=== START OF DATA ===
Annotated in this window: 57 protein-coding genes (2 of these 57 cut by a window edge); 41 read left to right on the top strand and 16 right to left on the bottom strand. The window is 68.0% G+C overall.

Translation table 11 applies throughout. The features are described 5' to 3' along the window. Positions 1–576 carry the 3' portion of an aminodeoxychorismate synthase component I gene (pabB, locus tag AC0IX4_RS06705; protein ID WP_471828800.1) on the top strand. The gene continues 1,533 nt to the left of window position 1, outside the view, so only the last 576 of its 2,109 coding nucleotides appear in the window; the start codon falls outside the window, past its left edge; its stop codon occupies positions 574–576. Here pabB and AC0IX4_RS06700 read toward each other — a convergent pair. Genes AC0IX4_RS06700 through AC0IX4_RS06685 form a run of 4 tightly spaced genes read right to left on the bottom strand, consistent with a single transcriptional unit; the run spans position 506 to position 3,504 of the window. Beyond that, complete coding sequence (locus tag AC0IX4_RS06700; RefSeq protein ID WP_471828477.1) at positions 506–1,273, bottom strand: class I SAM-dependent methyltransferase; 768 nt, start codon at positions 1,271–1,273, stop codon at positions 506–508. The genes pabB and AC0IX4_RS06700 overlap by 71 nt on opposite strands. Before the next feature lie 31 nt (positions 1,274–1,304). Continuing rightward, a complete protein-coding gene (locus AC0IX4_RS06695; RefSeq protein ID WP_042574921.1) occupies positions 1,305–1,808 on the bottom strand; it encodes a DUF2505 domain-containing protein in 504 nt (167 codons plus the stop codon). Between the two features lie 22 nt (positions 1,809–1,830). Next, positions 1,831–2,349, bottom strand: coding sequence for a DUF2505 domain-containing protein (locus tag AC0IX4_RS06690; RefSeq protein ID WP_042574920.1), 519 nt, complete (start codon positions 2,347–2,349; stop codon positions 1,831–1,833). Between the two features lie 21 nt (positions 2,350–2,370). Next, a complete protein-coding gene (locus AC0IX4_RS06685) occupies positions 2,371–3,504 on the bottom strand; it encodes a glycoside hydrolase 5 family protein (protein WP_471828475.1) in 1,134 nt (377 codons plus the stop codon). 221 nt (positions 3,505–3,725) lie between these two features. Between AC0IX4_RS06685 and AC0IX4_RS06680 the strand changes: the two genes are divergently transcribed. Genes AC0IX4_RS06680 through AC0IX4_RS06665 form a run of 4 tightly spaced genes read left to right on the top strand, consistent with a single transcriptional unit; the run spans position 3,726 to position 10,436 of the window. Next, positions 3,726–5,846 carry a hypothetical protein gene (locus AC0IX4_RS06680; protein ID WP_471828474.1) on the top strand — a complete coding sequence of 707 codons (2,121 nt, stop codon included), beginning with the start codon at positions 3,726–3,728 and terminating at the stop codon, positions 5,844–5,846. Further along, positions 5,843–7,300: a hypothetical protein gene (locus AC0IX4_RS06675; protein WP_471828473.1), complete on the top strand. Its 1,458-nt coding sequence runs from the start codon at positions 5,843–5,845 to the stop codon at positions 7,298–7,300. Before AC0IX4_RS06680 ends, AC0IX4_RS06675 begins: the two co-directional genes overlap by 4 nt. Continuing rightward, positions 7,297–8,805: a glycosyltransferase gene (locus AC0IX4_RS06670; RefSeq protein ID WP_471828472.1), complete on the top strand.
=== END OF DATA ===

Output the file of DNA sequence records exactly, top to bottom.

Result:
Annotated in this window: 57 protein-coding genes (2 of these 57 cut by a window edge); 41 read left to right on the top strand and 16 right to left on the bottom strand. The window is 68.0% G+C overall.

Translation table 11 applies throughout. The features are described 5' to 3' along the window. Positions 1–576 carry the 3' portion of an aminodeoxychorismate synthase component I gene (pabB, locus tag AC0IX4_RS06705; protein ID WP_471828800.1) on the top strand. The gene continues 1,533 nt to the left of window position 1, outside the view, so only the last 576 of its 2,109 coding nucleotides appear in the window; the start codon falls outside the window, past its left edge; its stop codon occupies positions 574–576. Here pabB and AC0IX4_RS06700 read toward each other — a convergent pair. Genes AC0IX4_RS06700 through AC0IX4_RS06685 form a run of 4 tightly spaced genes read right to left on the bottom strand, consistent with a single transcriptional unit; the run spans position 506 to position 3,504 of the window. Beyond that, complete coding sequence (locus tag AC0IX4_RS06700; RefSeq protein ID WP_471828477.1) at positions 506–1,273, bottom strand: class I SAM-dependent methyltransferase; 768 nt, start codon at positions 1,271–1,273, stop codon at positions 506–508. The genes pabB and AC0IX4_RS06700 overlap by 71 nt on opposite strands. Before the next feature lie 31 nt (positions 1,274–1,304). Continuing rightward, a complete protein-coding gene (locus AC0IX4_RS06695; RefSeq protein ID WP_042574921.1) occupies positions 1,305–1,808 on the bottom strand; it encodes a DUF2505 domain-containing protein in 504 nt (167 codons plus the stop codon). Between the two features lie 22 nt (positions 1,809–1,830). Next, positions 1,831–2,349, bottom strand: coding sequence for a DUF2505 domain-containing protein (locus tag AC0IX4_RS06690; RefSeq protein ID WP_042574920.1), 519 nt, complete (start codon positions 2,347–2,349; stop codon positions 1,831–1,833). Between the two features lie 21 nt (positions 2,350–2,370). Next, a complete protein-coding gene (locus AC0IX4_RS06685) occupies positions 2,371–3,504 on the bottom strand; it encodes a glycoside hydrolase 5 family protein (protein WP_471828475.1) in 1,134 nt (377 codons plus the stop codon). 221 nt (positions 3,505–3,725) lie between these two features. Between AC0IX4_RS06685 and AC0IX4_RS06680 the strand changes: the two genes are divergently transcribed. Genes AC0IX4_RS06680 through AC0IX4_RS06665 form a run of 4 tightly spaced genes read left to right on the top strand, consistent with a single transcriptional unit; the run spans position 3,726 to position 10,436 of the window. Next, positions 3,726–5,846 carry a hypothetical protein gene (locus AC0IX4_RS06680; protein ID WP_471828474.1) on the top strand — a complete coding sequence of 707 codons (2,121 nt, stop codon included), beginning with the start codon at positions 3,726–3,728 and terminating at the stop codon, positions 5,844–5,846. Further along, positions 5,843–7,300: a hypothetical protein gene (locus AC0IX4_RS06675; protein WP_471828473.1), complete on the top strand. Its 1,458-nt coding sequence runs from the start codon at positions 5,843–5,845 to the stop codon at positions 7,298–7,300. Before AC0IX4_RS06680 ends, AC0IX4_RS06675 begins: the two co-directional genes overlap by 4 nt. Continuing rightward, positions 7,297–8,805: a glycosyltransferase gene (locus AC0IX4_RS06670; RefSeq protein ID WP_471828472.1), complete on the top strand.